Purpose: Swallowing disorders or psycho-behavioural distress frequently interfere on drug administration in elderly inpatients. Crushing drugs is a common although non validated practice. The objective of this first prospective study, performed in all geriatric units of the Rouen university hospital by a multidisciplinary group, was to assess the crushing practice, from the prescription to the administration of the drugs in order to elaborate corrective measures.
Methods: A survey was performed in June 2009 and included 683 inpatients, 65 years and above, in 23 geriatric units. If a patient received drugs after crushing, we recorded the reason for crushing, what drugs were crushed, the galenic presentations and the technique used for preparation and administration.
Results: Two hundred and twenty-one patients (32.3%) (85.5 ± 6.5 years, females 74.2%) received 1528 drugs (6.9 ± 4 per patient) including 966 drugs (63.2%) after crushing (crushed pills or crushed content of opened capsules), mainly in the morning (50.4%). The main reasons for crushing drugs were swallowing disorders and psycho-behavioural distress. Forty-two percent of crushed drugs had a galenic presentation which did not allow crushing. The patient's drugs were crushed together three out of four times and mixed with different vehicules for administration. The material used for crushing (a mortar, 92.6%) was often the same for several patients (59.4%); 83.5% of crushed drugs were immediately administered to the patients, though there were important variations about schedules of administration.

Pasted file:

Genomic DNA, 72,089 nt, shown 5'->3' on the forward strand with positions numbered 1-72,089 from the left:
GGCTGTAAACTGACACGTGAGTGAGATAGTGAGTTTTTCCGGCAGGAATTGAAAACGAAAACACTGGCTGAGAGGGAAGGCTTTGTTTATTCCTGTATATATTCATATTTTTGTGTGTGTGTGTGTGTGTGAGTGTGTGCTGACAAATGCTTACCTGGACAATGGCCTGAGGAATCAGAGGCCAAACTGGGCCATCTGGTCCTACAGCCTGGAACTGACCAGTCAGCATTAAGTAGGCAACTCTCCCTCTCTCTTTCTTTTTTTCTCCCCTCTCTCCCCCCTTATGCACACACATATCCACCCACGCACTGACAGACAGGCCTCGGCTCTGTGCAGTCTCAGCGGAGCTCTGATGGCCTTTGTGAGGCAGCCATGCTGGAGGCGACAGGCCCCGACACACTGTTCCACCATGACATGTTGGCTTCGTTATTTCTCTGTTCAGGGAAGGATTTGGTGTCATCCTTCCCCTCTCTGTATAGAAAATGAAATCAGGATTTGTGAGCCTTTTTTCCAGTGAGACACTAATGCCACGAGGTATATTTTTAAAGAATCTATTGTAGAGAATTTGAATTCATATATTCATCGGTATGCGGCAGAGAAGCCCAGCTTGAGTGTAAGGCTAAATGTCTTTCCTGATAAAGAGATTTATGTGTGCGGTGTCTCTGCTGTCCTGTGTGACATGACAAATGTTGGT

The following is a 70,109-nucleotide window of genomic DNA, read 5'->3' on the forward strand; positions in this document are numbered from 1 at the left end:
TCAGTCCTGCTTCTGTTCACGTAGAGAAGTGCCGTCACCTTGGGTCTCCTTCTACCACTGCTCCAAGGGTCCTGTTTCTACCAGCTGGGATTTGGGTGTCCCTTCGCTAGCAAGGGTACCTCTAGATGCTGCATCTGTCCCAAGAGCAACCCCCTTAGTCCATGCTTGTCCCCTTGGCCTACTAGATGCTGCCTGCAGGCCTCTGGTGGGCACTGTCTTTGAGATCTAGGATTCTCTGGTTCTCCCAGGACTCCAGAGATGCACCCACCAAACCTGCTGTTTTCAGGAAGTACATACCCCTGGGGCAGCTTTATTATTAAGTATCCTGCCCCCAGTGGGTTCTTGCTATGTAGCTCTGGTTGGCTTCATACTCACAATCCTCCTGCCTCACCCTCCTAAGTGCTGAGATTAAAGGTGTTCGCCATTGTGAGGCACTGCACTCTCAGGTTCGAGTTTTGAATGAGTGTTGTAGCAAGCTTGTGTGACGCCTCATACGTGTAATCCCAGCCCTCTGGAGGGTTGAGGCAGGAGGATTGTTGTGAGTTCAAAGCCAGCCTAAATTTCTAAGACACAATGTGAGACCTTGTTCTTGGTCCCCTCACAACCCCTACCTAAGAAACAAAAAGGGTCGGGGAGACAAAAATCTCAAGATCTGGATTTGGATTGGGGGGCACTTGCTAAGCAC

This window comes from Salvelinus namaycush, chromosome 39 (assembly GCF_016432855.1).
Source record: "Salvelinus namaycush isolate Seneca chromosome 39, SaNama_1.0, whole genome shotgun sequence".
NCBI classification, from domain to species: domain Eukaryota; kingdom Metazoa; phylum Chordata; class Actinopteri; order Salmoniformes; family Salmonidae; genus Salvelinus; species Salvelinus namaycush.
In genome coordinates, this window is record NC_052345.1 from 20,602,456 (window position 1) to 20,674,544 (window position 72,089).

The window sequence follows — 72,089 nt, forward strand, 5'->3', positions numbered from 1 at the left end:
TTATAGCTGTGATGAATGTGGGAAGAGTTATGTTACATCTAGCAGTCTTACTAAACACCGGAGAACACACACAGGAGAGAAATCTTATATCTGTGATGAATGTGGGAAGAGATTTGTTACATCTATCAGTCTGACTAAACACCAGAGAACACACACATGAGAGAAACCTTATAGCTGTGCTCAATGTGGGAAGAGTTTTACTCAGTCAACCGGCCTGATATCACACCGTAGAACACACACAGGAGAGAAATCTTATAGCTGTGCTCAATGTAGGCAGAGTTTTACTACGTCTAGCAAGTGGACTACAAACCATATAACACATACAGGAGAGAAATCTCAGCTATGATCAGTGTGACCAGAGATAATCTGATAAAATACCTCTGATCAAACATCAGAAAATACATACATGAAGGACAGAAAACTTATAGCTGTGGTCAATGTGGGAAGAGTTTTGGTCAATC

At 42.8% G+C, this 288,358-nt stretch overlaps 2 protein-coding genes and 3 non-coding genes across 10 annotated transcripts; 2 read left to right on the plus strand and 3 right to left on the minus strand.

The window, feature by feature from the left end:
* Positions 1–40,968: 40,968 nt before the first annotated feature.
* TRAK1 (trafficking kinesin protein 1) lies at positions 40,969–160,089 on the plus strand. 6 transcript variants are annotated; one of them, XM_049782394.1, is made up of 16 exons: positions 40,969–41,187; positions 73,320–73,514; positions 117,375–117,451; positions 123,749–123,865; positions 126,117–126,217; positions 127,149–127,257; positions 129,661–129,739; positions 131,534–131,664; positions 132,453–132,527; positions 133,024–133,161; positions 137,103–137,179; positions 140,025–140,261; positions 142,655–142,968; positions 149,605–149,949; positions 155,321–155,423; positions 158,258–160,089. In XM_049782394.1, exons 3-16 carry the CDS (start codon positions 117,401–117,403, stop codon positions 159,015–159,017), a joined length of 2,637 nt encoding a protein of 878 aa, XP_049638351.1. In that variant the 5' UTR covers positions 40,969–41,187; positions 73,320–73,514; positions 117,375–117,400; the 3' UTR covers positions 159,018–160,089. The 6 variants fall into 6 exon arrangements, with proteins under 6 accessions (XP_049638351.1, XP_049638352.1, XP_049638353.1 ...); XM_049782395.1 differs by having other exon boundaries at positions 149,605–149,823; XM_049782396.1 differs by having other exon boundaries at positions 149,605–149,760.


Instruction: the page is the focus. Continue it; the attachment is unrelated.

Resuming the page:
Conclusion: Crushing drugs expose both to iatrogenic hazards and professional risks. Regional and national recommendations were developed in order to correct the errors linked to this practice.
Copyright © 2012 Société nationale française de médecine interne (SNFMI). Published by Elsevier SAS. All rights reserved.